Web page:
UCF knights land jobs that bring them closer to space

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Jason Dunn weightlessly floats in a zero-gravity simulator. (via Grant Lowery)

Students are no longer looking up at the stars and feeling light-years away, because their dreams of working in space are closer than ever.

Chrishma Singh-Derewa graduated in 2004 with two degrees in space-systems technology and Aerospace Engineering. Jason Dunn earned his bachelor’s in Aerospace Engineering in 2007 and went on to complete his master’s in 2009. These two are among a handful of students who are now working for companies they had previously imagined were out of their reach.

Singh-Derewa currently holds a role as the lead systems engineer for the InSight project to Mars. He is also working on theEuropa mission to Jupiter in order to find life below the icy crust of Jupiter’s moon, Europa.

“The gravity of Jupiter heats up the center as the moon orbits, tugging on it and making it hot through continual tides — like our moon does to the water on our planet,” Singh-Derewa said.

He said it is more important to find water than ice, as water denotes life.

Although Singh-Derewa graduated from UCF in 2004 with two degrees, he is currently taking classes in space anthropology to use gaseous emissions on exoplanets to discover whether life would be possible on planets other than Earth.

The project he is working on now, with NASA’s Jet Propulsion Laboratory, will lead a mission to Mars in 2016.

Dunn, another UCF graduate, is working to send a 3-D printer to the International Space Station. He cofoundedMade in Space to help fund the mission, and he also works at the Kennedy Space Center.

“That’s what we train them here for,” said Dan Britt, a UCF physics professor. “I’m glad we can help place them in jobs so they end up doing something related to their field.”

Joe Harrington, another physics professor, also encourages his students to pursue careers in space after they graduate. But some don’t choose that path.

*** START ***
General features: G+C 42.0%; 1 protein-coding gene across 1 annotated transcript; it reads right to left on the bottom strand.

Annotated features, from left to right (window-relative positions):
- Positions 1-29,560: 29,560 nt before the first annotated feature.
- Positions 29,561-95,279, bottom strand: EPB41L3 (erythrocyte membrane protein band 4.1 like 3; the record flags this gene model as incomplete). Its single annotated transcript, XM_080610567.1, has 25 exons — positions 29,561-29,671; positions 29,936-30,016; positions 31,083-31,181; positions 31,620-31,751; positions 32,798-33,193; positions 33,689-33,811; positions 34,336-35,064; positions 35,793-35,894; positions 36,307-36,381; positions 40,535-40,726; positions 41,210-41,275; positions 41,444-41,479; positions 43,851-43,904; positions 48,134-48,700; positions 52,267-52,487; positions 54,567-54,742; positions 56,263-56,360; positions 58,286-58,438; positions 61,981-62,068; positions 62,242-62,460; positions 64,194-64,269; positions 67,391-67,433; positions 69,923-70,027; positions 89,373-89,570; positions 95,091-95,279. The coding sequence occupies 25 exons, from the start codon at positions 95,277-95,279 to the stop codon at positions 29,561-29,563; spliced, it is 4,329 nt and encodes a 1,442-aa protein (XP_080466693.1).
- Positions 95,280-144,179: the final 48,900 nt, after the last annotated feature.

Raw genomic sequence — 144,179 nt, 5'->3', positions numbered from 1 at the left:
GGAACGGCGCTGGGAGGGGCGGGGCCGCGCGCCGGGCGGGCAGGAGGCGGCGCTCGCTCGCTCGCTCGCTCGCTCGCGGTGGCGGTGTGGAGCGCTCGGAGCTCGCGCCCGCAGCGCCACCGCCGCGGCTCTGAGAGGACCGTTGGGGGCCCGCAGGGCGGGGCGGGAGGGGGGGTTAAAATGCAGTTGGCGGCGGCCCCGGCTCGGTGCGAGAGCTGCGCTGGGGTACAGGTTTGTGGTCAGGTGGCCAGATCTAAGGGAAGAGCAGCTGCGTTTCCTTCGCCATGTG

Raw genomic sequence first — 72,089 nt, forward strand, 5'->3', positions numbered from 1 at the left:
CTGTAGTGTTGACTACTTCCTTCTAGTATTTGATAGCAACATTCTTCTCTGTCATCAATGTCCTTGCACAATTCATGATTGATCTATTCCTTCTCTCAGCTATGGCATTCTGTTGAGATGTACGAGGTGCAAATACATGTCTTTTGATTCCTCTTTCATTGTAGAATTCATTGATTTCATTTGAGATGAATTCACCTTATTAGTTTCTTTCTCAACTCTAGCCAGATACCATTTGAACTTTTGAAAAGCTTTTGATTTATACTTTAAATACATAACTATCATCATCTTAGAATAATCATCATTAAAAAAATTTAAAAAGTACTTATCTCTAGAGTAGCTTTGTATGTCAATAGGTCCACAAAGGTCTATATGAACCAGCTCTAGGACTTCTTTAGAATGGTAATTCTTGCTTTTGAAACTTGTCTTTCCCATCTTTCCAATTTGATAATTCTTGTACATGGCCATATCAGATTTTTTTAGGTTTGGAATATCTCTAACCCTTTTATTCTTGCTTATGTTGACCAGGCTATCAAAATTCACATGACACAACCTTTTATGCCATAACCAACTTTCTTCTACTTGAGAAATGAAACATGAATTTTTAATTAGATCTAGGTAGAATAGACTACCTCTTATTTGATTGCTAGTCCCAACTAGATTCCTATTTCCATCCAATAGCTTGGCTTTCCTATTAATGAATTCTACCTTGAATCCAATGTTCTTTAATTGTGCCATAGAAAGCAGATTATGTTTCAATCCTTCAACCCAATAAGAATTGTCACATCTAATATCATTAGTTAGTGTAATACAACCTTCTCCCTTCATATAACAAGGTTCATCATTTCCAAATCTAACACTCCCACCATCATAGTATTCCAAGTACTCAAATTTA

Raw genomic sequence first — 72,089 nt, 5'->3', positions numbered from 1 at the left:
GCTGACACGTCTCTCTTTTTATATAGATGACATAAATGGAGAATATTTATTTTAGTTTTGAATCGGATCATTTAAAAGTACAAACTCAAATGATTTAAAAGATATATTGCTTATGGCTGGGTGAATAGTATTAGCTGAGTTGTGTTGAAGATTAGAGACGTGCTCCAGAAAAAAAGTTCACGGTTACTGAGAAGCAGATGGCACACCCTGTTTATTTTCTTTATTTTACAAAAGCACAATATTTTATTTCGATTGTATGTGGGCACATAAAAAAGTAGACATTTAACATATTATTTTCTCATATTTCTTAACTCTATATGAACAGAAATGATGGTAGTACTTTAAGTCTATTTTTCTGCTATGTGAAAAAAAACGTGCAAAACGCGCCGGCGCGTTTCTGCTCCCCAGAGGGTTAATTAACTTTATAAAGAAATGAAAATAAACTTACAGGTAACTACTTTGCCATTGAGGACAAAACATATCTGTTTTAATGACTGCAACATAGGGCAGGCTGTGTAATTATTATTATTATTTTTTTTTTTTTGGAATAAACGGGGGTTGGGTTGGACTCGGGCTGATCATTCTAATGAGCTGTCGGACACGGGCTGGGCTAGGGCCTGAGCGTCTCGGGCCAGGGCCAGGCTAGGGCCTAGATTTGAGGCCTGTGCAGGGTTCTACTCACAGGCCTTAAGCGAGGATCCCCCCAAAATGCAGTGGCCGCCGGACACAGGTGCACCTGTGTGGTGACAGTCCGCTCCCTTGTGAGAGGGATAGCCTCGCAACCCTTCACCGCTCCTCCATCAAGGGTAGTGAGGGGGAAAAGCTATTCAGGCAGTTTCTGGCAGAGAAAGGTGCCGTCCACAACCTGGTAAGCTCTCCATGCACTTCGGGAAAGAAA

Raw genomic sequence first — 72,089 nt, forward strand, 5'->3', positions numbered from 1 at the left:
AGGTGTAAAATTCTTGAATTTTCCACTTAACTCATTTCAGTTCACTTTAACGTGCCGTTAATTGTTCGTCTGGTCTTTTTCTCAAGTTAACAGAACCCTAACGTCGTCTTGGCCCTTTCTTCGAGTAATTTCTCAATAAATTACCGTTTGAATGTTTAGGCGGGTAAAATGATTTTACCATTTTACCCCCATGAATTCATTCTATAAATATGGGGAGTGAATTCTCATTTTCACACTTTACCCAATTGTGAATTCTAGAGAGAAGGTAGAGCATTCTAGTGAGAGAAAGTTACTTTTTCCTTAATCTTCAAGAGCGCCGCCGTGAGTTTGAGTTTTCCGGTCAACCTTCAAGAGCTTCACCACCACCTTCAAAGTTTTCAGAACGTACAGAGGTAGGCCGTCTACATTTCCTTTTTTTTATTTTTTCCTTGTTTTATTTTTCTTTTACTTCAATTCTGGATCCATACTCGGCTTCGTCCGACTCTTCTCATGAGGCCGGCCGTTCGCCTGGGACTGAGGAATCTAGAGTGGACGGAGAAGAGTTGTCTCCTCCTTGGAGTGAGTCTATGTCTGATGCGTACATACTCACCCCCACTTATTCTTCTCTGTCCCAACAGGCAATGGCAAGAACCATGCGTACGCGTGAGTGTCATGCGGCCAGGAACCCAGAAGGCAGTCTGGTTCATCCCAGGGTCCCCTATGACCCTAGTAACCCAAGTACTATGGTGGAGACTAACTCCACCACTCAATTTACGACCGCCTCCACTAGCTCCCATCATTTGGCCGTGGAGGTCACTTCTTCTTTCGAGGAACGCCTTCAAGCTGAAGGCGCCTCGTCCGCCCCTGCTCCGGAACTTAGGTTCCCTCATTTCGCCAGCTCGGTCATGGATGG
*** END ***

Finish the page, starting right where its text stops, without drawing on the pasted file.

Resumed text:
“Many of them have jobs they’re happy with, however, or have gone on to grad school,” Harrington said.

There have been plenty of roadblocks along the way to discourage students from achieving their goals of working in space. In 2012, NASA declared it was shutting down the space shuttle program.

It was scheduled to shut down in 2010, when costs for building shuttles and maintaining the fleet overwhelmed the revenue NASA received from the federal government that year, but it continued its services for the next two years.

This has not deterred the strong wills of UCF students who are determined to set foot on another planet someday.

“I am working at my dream job. If I was offered a position as the president, I would still choose to work at JPL. People like me never stop striving for more. I still need to land on another planet,” Singh-Derewa said.

In 2017, NASA promises to launch the Laser Communications Relay Demonstration, to enhance the rate of communication relays that ping among satellites, the moon and back to Earth again.

The Mars rover, Curiosity, landed on the Red Planet in 2012 and JPL was the company that organized the mission.

Russia has had affiliated companies land on the moon, but the United States JPL is the only company to land on Mars.

“We just need to gather the will to go pluck the fruit the solar system and universe [have] to offer,” Singh-Derewasaid.

In the face of adversity and the challenge it takes to complete a degree, UCF students have made their dreams a reality by investing the time they have on Earth today to ensure we have a future in space tomorrow.

“The opportunities are here. What matters is whether you are pro-active or reactive about it, whether you are realistic about what’s out there and what you need to do to get what you want, and how much effort you put into it,” Harrington said.

Published in the Central Florida Future.

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